Microsoft Office Users Should Be Aware of the Dridex Virus

dridex virus

Until now, you may never have heard of Dridex, a new strain of malware. That might be about to change – this year alone they have managed to steal over £20,000 from UK bank accounts. Microsoft Office users should be alert, prepared and know how to stay safe from Dridex.

Dridex malware was designed to effectively eavesdrop on a victim’s computer use in order to yield personal information, such as usernames, passwords and secret answers. The ultimate aim? Breaking into bank accounts and stealing cash.

Dridex was first made headlines in November of 2014, when Britain’s National Crime Agency led an intense international crackdown on the virus’s authors. Since then, arrests have been made in order to prevent the criminals from acting further. These arrests include that of Andrey Ghinkul, a 30 year old living in Cyprus. Ghinkul is alleged to have run the network that allowed the creators of Dridex to communicate securely.

Like many malware viruses, Dridex is mainly spread through infected emails. Victims will receive an email that contains an infected Microsoft Office file and the developers of the virus work to persuade recipients to open the attachment. However, unlike other viruses known as ‘worms,’ the Dridex virus doesn’t spread by itself. Developers must specifically target victims in order for them to receive the email. In September of 2015, Fujitsu revealed that the authors of Dridex were working from a database that contained 385 million email addresses, meaning that the targets were widespread and not personally specific.

The infected file attached to these emails infects computers by triggering a ‘macro’ (a small embedded program) when it is opened. This macro downloads the main part of the virus, the ‘trojan,’ which installs and runs on the victim’s computer. It isn’t like other computer viruses in that it doesn’t rely on a computer’s vulnerability,, but rather relies on legitimate means to run and install its programs. This does mean that users must open the infected attachment before it can bring them any harm.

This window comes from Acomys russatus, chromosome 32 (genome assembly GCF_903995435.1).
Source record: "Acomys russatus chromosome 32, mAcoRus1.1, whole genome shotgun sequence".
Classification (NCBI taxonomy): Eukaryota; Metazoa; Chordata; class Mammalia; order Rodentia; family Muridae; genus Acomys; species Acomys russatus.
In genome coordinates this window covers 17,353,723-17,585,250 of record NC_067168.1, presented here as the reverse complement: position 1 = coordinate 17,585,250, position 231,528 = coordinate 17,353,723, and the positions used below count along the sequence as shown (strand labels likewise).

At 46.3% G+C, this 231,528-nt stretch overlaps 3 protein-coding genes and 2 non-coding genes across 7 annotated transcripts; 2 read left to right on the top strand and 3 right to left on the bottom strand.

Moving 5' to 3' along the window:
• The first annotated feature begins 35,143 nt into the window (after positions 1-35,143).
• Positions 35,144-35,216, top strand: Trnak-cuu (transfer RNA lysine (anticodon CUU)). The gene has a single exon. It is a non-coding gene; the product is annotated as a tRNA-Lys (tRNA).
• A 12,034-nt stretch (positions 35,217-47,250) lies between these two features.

New versions of Microsoft Office block macros by default, meaning that users would have to actively bypass the security message to become infected. Also, it is worth noting that Dridex will only infect Windows computers; the program cannot install on Mac OS X, Chrome OS or on mobile devices.

Dridex allows its developers to take money by monitoring the infected computer to steal logins, passwords and other banking details. The main targets for this scam are not usually individuals, but are instead often small and medium-sized organisations. Fujitsu says that it is difficult to name a company that hasn’t been targeted by the virus, and that finance departments were the most common targets.

Thankfully, their email security systems detected the malware before any employees opened the infected attachments.

The majority of people are now safe from Dridex, especially since US authorities seized the botnet that controlled the Dridex network. However, it does no harm to be extra cautious, as with other malware attacks. Ensure that all of your computers have up-to-date antivirus software and that macros are disabled by default in Microsoft Office (or that at least you are given a request for permission to open them).

Ultimately, you and your employees should be completely aware of the potential dangers of opening attachments from unknown email sources, and should always seek a second opinion if you have any reservations.

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